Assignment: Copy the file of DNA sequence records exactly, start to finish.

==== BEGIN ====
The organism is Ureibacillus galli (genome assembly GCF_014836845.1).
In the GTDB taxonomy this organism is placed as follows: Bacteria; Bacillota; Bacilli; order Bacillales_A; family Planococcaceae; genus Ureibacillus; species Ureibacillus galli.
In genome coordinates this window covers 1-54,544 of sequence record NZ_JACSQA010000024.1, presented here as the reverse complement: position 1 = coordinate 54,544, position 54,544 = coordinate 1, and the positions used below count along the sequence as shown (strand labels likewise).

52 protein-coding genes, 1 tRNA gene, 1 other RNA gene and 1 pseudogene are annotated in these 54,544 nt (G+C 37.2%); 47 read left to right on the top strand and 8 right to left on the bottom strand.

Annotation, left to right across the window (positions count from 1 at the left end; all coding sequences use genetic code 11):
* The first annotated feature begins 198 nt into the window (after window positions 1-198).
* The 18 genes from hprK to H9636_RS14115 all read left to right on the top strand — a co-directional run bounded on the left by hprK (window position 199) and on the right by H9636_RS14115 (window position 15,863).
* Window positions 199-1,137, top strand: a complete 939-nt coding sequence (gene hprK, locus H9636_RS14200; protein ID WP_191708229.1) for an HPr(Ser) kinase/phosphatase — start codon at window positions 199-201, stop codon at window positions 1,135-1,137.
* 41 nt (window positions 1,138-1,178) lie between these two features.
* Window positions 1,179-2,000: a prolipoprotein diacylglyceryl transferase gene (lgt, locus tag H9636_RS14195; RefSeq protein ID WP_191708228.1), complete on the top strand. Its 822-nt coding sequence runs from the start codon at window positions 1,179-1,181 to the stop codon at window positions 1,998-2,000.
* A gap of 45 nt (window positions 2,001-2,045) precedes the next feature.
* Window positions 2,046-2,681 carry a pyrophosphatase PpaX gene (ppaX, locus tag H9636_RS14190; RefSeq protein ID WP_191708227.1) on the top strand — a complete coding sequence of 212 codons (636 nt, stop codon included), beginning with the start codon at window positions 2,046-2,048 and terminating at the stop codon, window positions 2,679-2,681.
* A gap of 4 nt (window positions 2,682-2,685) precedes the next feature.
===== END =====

The organism is Ureibacillus galli (genome assembly GCF_014836845.1).
In the GTDB taxonomy this organism is placed as follows: Bacteria; Bacillota; Bacilli; order Bacillales_A; family Planococcaceae; genus Ureibacillus; species Ureibacillus galli.
In genome coordinates this window covers 1-54,544 of sequence record NZ_JACSQA010000024.1, presented here as the reverse complement: position 1 = coordinate 54,544, position 54,544 = coordinate 1, and the positions used below count along the sequence as shown (strand labels likewise).

52 protein-coding genes, 1 tRNA gene, 1 other RNA gene and 1 pseudogene are annotated in these 54,544 nt (G+C 37.2%); 47 read left to right on the top strand and 8 right to left on the bottom strand.

Annotation, left to right across the window (positions count from 1 at the left end; all coding sequences use genetic code 11):
* The first annotated feature begins 198 nt into the window (after window positions 1-198).
* The 18 genes from hprK to H9636_RS14115 all read left to right on the top strand — a co-directional run bounded on the left by hprK (window position 199) and on the right by H9636_RS14115 (window position 15,863).
* Window positions 199-1,137, top strand: a complete 939-nt coding sequence (gene hprK, locus H9636_RS14200; protein ID WP_191708229.1) for an HPr(Ser) kinase/phosphatase — start codon at window positions 199-201, stop codon at window positions 1,135-1,137.
* 41 nt (window positions 1,138-1,178) lie between these two features.
* Window positions 1,179-2,000: a prolipoprotein diacylglyceryl transferase gene (lgt, locus tag H9636_RS14195; RefSeq protein ID WP_191708228.1), complete on the top strand. Its 822-nt coding sequence runs from the start codon at window positions 1,179-1,181 to the stop codon at window positions 1,998-2,000.
* A gap of 45 nt (window positions 2,001-2,045) precedes the next feature.
* Window positions 2,046-2,681 carry a pyrophosphatase PpaX gene (ppaX, locus tag H9636_RS14190; RefSeq protein ID WP_191708227.1) on the top strand — a complete coding sequence of 212 codons (636 nt, stop codon included), beginning with the start codon at window positions 2,046-2,048 and terminating at the stop codon, window positions 2,679-2,681.
* A gap of 4 nt (window positions 2,682-2,685) precedes the next feature.